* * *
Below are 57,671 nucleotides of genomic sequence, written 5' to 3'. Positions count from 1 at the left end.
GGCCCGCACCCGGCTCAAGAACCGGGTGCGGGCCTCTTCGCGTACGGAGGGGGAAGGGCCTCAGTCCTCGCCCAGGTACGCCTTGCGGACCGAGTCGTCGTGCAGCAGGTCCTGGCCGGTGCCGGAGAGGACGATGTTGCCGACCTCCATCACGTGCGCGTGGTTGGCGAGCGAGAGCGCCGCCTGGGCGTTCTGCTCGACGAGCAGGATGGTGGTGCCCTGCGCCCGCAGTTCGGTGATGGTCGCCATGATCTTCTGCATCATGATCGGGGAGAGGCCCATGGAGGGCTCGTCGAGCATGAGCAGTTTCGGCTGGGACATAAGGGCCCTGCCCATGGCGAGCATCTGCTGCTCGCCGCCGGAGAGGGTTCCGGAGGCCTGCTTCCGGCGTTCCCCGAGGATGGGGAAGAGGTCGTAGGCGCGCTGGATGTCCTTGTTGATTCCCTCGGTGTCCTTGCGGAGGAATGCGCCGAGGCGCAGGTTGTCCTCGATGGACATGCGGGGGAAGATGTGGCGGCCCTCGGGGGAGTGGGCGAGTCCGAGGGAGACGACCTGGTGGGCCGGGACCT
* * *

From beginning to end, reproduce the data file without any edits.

Below are 57,671 nucleotides of genomic sequence, written 5' to 3'. Positions count from 1 at the left end.
GGCCCGCACCCGGCTCAAGAACCGGGTGCGGGCCTCTTCGCGTACGGAGGGGGAAGGGCCTCAGTCCTCGCCCAGGTACGCCTTGCGGACCGAGTCGTCGTGCAGCAGGTCCTGGCCGGTGCCGGAGAGGACGATGTTGCCGACCTCCATCACGTGCGCGTGGTTGGCGAGCGAGAGCGCCGCCTGGGCGTTCTGCTCGACGAGCAGGATGGTGGTGCCCTGCGCCCGCAGTTCGGTGATGGTCGCCATGATCTTCTGCATCATGATCGGGGAGAGGCCCATGGAGGGCTCGTCGAGCATGAGCAGTTTCGGCTGGGACATAAGGGCCCTGCCCATGGCGAGCATCTGCTGCTCGCCGCCGGAGAGGGTTCCGGAGGCCTGCTTCCGGCGTTCCCCGAGGATGGGGAAGAGGTCGTAGGCGCGCTGGATGTCCTTGTTGATTCCCTCGGTGTCCTTGCGGAGGAATGCGCCGAGGCGCAGGTTGTCCTCGATGGACATGCGGGGGAAGATGTGGCGGCCCTCGGGGGAGTGGGCGAGTCCGAGGGAGACGACCTGGTGGGCCGGGACCT